Udwin: Correct, and three months after he made that comment I interviewed him and asked him about that comment he said, “I stand by that remark. I believe in it.” So, what I’ve discovered is it’s nothing to do with access to education. It is everything to do with contents of education, and examining this actually with my 15-year-old daughter, who has been key in the foundational thinking of this human rights education initiative that I’m now spearheading and advising the UN Human Rights Commission on. What we discovered is we are educating our children’s heads. We’re not educating their hearts. We are teaching them to read, write, and count. Nowhere are we teaching them the value of another human being, equality, diversity, respect…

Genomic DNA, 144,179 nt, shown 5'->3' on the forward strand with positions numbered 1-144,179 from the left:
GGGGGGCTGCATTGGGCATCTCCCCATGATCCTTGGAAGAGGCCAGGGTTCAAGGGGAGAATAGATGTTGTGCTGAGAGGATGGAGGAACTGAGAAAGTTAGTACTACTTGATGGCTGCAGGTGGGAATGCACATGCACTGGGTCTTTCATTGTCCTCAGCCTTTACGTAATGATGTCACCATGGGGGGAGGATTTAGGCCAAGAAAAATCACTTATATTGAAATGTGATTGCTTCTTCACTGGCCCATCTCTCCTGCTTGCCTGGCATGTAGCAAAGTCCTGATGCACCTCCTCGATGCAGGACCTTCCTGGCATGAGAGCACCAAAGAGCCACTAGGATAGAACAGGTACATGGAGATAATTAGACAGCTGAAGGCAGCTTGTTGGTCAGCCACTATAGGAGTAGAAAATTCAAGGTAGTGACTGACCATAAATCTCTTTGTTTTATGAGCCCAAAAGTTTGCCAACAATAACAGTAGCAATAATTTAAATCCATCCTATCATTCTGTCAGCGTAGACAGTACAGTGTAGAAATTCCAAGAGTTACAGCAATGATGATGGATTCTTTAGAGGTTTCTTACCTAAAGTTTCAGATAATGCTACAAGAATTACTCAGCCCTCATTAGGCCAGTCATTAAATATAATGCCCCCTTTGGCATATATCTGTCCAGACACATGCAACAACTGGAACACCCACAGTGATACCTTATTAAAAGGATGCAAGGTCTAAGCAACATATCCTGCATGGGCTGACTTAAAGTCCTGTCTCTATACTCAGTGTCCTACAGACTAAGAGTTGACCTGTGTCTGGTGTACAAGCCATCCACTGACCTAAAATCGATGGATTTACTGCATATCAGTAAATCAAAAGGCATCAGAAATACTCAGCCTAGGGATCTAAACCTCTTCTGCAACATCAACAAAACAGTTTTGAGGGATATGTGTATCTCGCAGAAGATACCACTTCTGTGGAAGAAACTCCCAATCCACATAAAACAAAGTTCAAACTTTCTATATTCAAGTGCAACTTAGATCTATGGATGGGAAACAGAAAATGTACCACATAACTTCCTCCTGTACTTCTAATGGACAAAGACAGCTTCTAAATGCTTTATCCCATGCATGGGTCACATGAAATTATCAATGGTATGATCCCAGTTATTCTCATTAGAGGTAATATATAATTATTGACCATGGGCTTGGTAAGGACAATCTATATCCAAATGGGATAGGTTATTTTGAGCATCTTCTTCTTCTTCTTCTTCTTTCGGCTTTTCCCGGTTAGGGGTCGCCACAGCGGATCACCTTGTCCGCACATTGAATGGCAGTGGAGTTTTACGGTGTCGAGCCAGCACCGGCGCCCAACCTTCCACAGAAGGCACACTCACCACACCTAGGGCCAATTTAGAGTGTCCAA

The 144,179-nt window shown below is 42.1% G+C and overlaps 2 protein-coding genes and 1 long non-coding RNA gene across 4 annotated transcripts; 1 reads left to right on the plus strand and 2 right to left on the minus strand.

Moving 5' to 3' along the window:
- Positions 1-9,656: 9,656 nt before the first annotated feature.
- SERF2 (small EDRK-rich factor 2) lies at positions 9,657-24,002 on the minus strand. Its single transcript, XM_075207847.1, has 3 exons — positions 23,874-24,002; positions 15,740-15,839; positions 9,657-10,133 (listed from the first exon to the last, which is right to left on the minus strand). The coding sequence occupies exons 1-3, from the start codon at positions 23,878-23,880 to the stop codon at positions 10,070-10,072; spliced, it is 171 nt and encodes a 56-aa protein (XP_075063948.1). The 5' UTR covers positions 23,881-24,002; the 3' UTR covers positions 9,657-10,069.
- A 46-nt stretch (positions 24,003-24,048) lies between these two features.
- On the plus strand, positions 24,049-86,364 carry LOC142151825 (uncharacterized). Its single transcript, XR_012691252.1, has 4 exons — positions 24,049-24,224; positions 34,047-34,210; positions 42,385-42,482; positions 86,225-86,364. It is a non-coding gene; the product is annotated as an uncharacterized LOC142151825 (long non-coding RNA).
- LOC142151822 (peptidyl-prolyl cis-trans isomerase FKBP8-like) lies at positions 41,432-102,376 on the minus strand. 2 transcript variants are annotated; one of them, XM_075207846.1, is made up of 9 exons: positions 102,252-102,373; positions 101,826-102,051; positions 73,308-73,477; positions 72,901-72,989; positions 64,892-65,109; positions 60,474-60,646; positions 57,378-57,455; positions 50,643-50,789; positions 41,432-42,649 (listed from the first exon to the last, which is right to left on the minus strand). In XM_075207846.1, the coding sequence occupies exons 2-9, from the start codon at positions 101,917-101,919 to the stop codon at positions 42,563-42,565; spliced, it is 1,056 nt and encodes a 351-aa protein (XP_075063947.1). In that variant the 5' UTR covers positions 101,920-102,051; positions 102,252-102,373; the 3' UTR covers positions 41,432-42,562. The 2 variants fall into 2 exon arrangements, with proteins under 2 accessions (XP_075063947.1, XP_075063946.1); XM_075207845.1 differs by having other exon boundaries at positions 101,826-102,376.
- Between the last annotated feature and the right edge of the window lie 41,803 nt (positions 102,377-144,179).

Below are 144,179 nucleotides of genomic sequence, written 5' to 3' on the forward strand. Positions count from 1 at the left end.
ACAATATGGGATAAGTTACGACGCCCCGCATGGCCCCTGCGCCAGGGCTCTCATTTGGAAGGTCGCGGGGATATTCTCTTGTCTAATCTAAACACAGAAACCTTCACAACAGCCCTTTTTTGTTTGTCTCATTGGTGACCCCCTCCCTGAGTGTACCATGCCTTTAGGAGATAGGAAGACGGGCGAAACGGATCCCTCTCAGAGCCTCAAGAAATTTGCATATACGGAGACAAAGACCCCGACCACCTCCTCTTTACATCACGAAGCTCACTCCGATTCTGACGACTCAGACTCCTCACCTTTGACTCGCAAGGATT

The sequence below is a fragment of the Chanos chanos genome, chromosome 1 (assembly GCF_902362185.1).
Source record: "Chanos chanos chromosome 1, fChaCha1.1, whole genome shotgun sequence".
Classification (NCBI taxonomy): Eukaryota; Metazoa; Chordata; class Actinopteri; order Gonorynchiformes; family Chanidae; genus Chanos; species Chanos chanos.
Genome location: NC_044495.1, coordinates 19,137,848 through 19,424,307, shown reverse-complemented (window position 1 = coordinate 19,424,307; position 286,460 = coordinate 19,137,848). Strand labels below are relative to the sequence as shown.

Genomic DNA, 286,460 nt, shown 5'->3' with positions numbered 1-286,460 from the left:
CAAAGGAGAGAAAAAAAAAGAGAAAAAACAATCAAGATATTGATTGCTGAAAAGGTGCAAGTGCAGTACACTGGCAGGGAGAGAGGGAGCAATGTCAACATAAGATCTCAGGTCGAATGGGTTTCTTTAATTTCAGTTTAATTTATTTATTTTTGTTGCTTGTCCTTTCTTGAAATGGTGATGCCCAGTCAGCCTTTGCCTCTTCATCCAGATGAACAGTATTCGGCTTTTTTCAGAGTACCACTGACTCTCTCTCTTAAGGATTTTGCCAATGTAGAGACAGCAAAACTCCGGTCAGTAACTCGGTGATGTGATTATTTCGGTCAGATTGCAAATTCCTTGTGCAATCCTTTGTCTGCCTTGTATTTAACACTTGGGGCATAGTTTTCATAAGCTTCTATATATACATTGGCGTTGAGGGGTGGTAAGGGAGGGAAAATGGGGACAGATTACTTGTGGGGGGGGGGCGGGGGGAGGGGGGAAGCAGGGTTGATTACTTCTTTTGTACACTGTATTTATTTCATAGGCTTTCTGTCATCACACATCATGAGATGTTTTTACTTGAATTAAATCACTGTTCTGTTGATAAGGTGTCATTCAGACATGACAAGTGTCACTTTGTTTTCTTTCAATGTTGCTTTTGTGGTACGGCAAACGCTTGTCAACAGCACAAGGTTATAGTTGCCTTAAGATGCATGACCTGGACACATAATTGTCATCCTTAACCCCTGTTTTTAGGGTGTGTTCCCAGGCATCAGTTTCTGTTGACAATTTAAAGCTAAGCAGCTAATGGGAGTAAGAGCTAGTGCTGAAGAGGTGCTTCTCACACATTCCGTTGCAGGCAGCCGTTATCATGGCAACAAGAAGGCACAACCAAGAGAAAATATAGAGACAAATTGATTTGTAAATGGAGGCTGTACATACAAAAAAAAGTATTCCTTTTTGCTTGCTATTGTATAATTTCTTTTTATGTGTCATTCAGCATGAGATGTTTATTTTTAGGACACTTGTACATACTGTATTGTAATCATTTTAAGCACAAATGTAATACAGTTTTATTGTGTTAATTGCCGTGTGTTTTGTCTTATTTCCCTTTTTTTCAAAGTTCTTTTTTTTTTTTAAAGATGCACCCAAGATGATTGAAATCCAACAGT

FOX411: Empathy.

Udwin: Empathy absolutely. Thank you for that. That’s the crucial word.

Fox News.com Reporter and FOX411 host Diana Falzone covers celebrity news and interviews some of today's top celebrities and newsmakers.  You can follow her on Twitter @dianafalzone.